This recipe goes to some lengths to make this dish consisting of ground meat rolled into balls sound exciting and quick to make — but what it says to your family is “I work for a living, don’t have time to cook for y’all, can’t be bothered to stop by the drive-thru, and frankly don’t give a damn.”
Only they wouldn’t say “damn,” they’d say “fuck.” The husband, he’d probably say “damn!” when served this (if he’s particularly fond of canned cheese soup) and tuck right in. But if he’s not a fan of the soup-as-sauce method, he would probably utter a loud “fuck!” and throw his newspaper down. Only he wouldn’t be reading a newspaper, he’d be clutching a beer in a can, and a bit would splash out of the pop-top onto the table. Only it wouldn’t be a table, it’d be a countertop.
The son, he’d push his chair back and say there weren’t no way he was going to eat fluffy grass, by which he means the parsley garnish. Only it wouldn’t be a garnish made from parsley; it’d be fluffy grass.
The daughter would try to mollify her father by saying “at least it’s not Cream of Mushroom or stuffing mix like last time,” only she’d insert the word “fucking” in there a few times, and then get told off for using foul language. Then she’d sulk.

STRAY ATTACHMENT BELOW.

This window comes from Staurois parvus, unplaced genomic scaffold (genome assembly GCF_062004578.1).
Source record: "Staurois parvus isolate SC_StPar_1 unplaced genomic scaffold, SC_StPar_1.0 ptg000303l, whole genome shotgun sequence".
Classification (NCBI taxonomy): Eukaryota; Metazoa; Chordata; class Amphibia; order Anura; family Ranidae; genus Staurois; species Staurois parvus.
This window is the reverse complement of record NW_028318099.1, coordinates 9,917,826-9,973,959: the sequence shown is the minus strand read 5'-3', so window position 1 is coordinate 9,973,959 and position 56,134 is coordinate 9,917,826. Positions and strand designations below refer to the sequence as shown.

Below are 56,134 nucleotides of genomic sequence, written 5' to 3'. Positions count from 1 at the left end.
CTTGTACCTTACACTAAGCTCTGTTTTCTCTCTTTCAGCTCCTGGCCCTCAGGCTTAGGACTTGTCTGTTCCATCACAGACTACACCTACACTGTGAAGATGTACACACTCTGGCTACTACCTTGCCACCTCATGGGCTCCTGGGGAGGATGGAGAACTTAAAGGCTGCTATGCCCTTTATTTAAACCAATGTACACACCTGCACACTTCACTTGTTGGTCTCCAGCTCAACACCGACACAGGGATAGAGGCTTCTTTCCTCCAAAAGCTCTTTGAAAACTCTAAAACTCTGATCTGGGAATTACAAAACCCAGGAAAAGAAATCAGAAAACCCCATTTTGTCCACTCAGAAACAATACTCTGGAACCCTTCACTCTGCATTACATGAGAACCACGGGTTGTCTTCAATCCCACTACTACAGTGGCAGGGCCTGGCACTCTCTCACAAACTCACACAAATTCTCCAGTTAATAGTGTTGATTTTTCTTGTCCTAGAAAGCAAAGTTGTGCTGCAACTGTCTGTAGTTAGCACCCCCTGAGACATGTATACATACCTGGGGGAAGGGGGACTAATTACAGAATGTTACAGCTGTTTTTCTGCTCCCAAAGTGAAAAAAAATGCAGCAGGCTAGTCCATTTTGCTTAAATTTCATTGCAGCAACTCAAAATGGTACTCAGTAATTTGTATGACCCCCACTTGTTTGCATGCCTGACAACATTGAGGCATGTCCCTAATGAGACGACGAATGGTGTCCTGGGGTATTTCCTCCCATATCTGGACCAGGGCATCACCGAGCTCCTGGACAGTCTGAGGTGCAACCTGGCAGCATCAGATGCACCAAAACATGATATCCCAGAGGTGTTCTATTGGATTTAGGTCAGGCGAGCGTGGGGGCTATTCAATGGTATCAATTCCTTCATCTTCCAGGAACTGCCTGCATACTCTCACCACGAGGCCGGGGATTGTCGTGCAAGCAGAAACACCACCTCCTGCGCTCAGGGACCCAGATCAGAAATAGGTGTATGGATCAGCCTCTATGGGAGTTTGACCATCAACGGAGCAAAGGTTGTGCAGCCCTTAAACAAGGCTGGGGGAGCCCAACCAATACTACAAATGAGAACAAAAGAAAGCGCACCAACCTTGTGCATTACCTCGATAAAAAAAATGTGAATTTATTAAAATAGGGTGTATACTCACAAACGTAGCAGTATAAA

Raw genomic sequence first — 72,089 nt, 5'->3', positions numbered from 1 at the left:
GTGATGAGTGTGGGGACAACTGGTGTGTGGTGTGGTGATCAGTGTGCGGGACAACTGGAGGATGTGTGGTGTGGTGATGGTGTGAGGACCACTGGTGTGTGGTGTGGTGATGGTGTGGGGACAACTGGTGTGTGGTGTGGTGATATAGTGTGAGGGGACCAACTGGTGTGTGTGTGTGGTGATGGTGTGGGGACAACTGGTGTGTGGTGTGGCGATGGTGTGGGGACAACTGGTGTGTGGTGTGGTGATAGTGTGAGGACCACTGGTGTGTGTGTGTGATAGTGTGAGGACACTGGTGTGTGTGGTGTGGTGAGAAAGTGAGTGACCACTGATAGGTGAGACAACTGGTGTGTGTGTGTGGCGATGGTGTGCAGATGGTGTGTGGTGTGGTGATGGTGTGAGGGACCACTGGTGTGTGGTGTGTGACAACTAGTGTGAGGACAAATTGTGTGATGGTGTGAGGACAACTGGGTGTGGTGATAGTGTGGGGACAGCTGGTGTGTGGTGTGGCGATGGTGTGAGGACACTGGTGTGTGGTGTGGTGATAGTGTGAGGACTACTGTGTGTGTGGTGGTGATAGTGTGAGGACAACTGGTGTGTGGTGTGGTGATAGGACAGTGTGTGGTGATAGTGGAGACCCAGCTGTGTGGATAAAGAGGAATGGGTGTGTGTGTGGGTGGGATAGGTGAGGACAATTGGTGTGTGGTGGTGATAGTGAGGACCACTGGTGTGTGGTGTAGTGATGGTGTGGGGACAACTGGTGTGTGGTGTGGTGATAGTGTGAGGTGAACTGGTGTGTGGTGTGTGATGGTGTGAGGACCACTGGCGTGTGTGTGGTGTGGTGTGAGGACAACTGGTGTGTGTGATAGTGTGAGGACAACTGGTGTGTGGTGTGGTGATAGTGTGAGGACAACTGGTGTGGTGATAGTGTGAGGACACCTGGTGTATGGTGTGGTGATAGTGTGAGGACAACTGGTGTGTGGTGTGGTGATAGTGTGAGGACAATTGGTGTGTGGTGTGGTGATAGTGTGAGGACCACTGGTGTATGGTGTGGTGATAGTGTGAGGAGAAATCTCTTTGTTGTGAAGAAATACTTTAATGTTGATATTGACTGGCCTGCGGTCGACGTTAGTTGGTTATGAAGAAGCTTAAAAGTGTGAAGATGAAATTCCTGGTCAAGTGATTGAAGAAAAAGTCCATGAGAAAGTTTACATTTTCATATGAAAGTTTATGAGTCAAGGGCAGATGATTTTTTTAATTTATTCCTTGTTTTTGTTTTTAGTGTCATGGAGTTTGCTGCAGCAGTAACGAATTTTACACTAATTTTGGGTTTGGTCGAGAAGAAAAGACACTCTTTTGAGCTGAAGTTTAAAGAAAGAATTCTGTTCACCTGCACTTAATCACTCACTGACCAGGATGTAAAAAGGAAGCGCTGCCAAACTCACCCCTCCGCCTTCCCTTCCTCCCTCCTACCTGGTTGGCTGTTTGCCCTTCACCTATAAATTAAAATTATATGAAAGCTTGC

The Mom would plop down in her chair and light a cigarette, lean her head back, let out a long stream of forceful smoke, and say “take it or leave it.”
The cat would hop up onto the table and sniff it, then walk away. The dad would say “scat!” and hit it with a napkin. Only it wouldn’t be a napkin; it’d be a rolled-up copy of Guns & Ammo.
“Y’all are ungrateful sonsofbitches,” the mom would complain, then play the pity card by following up with “I work my fingers to the bone to put food on this here table and make it healthy and pretty and what do I get for my trouble?” Only she’d probably just stare at them without saying anything.
Then she’d take one of the king-sized balls and cut into it, ignoring the alarmingly pink tint at its center. She’d put a forkful in her mouth and chew.
The rest of the family would look at her.
Then she’d swallow and put her fork down and say “Jesus.”
Ground Meat Cook Book, Better Homes and Gardens, 1969